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- No Defense, Volume 1. - 5/13 -
horizon of Mallow's life-sky there shone the light of an evil star.
"There's the call to dinner," remarked Miles Calhoun, as a bell began ringing in the tower outside. "Come with me, Mr. Mallow, and I'll show you your room. You've had your horse put up, I hope?"
"Yes, and my bag brought in."
"Well, come along, then. There's no time to lose. I can smell the porker crawling from the oven."
"You're a master of tempting thoughts," remarked Mallow enthusiastically.
"Sheila--Sheila!" said Dyck Calhoun to himself where he stood.
The journey to Dublin was made by the Calhouns, their two guests, and Michael Clones, without incident of note. Arrived there, Miles Calhoun gave himself to examination by Government officials and to assisting the designs of the Peep-o'-Day Boys; and indeed he was present at the formation of the first Orange Lodge.
His narrow nature, his petty craft and malevolence, were useful in a time of anxiety for the State. Yet he had not enough ability to develop his position by the chances offered him. He had not a touch of genius; he had only bursts of Celtic passion, which he had not mind enough to control.
Indeed, as days, weeks and months went on, his position became less valuable to himself, and his financial affairs suffered from his own and his agent's bad management. In his particular district he was a power; in Dublin he soon showed the weaker side of his nature. He had a bad habit of making foes where he could easily have made friends. In his personal habits he was sober, but erratic.
Dyck had not his father's abstention from the luxuries of life. He drank, he gamed, he went where temptation was, and fell into it. He steadily diminished his powers of resistance to self-indulgence until one day, at a tavern, he met a man who made a great impression upon him.
This man was brilliant, ebullient, full of humour, character and life, knowing apparently all the lower world of Dublin, and moving with an assured step. It was Erris Boyne, the divorced husband of Mrs. Llyn and the father of Sheila Llyn; but this fact was not known to Dyck. There was also a chance of its not becoming known, because so many years had passed since Erris Boyne was divorced.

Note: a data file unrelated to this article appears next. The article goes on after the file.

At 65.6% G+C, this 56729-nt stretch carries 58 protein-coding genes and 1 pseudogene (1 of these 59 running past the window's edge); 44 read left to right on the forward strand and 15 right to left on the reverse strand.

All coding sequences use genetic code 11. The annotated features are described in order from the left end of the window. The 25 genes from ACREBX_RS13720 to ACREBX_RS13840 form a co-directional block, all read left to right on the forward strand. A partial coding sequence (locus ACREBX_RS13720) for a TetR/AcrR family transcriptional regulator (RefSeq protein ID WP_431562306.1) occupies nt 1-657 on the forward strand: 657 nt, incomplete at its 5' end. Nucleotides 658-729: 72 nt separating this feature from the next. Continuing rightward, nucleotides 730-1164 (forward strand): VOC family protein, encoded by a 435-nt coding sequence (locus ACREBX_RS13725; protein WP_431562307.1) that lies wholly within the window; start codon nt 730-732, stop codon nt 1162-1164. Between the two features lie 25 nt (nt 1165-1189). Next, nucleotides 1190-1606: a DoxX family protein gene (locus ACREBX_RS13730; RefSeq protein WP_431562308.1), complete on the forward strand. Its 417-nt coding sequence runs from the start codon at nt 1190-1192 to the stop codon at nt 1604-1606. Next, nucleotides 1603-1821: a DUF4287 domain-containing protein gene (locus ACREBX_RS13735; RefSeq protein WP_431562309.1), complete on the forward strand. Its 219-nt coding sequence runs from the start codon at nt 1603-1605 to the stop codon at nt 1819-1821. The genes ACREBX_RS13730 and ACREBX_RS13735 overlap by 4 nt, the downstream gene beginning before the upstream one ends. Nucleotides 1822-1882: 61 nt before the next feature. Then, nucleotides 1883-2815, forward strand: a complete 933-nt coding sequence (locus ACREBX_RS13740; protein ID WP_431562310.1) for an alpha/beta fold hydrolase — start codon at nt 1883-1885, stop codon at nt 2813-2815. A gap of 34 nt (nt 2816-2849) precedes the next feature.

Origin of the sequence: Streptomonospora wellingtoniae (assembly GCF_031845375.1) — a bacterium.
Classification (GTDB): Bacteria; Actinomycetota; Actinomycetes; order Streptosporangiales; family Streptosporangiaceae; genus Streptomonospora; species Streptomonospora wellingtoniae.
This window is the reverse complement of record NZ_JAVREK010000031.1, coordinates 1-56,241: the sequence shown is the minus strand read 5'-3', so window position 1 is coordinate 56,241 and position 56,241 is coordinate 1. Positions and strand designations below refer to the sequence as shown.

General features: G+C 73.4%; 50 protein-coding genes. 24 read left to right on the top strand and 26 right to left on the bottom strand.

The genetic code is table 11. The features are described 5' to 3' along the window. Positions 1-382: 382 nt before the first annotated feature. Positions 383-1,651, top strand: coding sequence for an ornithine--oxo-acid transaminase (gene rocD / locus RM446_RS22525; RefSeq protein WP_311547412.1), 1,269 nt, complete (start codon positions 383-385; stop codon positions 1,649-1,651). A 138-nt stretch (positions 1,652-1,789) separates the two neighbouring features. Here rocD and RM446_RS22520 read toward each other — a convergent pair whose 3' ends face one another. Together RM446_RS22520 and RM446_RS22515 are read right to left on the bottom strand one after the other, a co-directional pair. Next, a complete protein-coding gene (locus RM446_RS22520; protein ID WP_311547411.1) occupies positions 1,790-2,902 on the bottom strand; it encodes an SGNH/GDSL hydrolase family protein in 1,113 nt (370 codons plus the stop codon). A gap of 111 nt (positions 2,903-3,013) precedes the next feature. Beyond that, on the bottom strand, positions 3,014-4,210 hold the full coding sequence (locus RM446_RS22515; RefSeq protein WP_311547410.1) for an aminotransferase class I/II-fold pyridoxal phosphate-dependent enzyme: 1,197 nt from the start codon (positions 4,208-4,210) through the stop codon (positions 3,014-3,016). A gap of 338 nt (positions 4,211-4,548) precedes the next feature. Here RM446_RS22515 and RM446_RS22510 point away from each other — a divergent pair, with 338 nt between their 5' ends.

One day Erris Boyne said to Dyck:
"There's a supper to-night at the Breakneck Club. Come along and have a skinful. You'll meet people worth knowing. They're a damned fine lot of fellows for you to meet, Calhoun !"
"The Breakneck Club isn't a good name for a first-class institution," remarked Dyck, with a pause and a laugh; "but I'll come, if you'll fetch me."
Erris Boyne, who was eighteen years older than Dyck, laughed, flicked a little pinch of snuff at his nose with his finger.
"Dear lad, of course I'll come and fetch you," he said. "There's many a man has done worse than lead a gay stripling like you into pleasant ways. Bring along any loose change you have, for it may be a night of nights."
"Oh, they play cards, do they, at the Breakneck Club?" said Dyck, alive with interest.
"Well, call it what you like, but men must do something when they get together, and we can't be talking all the time. So pocket your shillings."
"Are they all the right sort?" asked Dyck, with a little touch of malice. "I mean, are they loyal and true?"
Erris Boyne laid a hand on Dyck's arm.
"Come and find out. Do you think I'd lead you into bad company? Of course Emmet and Wolfe Tone won't be there, nor any of that lot; but there'll be some men of the right stamp." He watched Dyck carefully out of the corner of his eye. "It's funny," he added, "that in Ireland the word loyal always means being true to the Union Jack, standing by King George and his crowd."
"Well, what would you have?" said Dyck. "For this is a day and age when being loyal to the King is more than aught else in all the Irish world. We're never two days alike, we Irish. There are the United Irishmen and the Defenders on one side, and the Peepo'-Day Boys, or Orangemen, on the other--Catholic and Protestant, at each other's throats. Then there's a hand thrust in, and up goes the sword, and the rifles, pikes, and bayonets; and those that were ready to mutilate or kill each other fall into each other's arms."
Erris Boyne laughed. "Well, there'll soon be an end to that. The Irish Parliament is slipping into disrepute. It wouldn't surprise me if the astute English bribe them into a union, to the ruin of Irish Independence. Yet maybe, before that comes, the French will have a try for power here. And upon my word, if I have to live under foreign rule, I'd as leave have a French whip over me as an English!" He came a step nearer, his voice lowered a little. "Have you heard the latest news from France? They're coming with a good-sized fleet down to the south coast. Have you heard it?"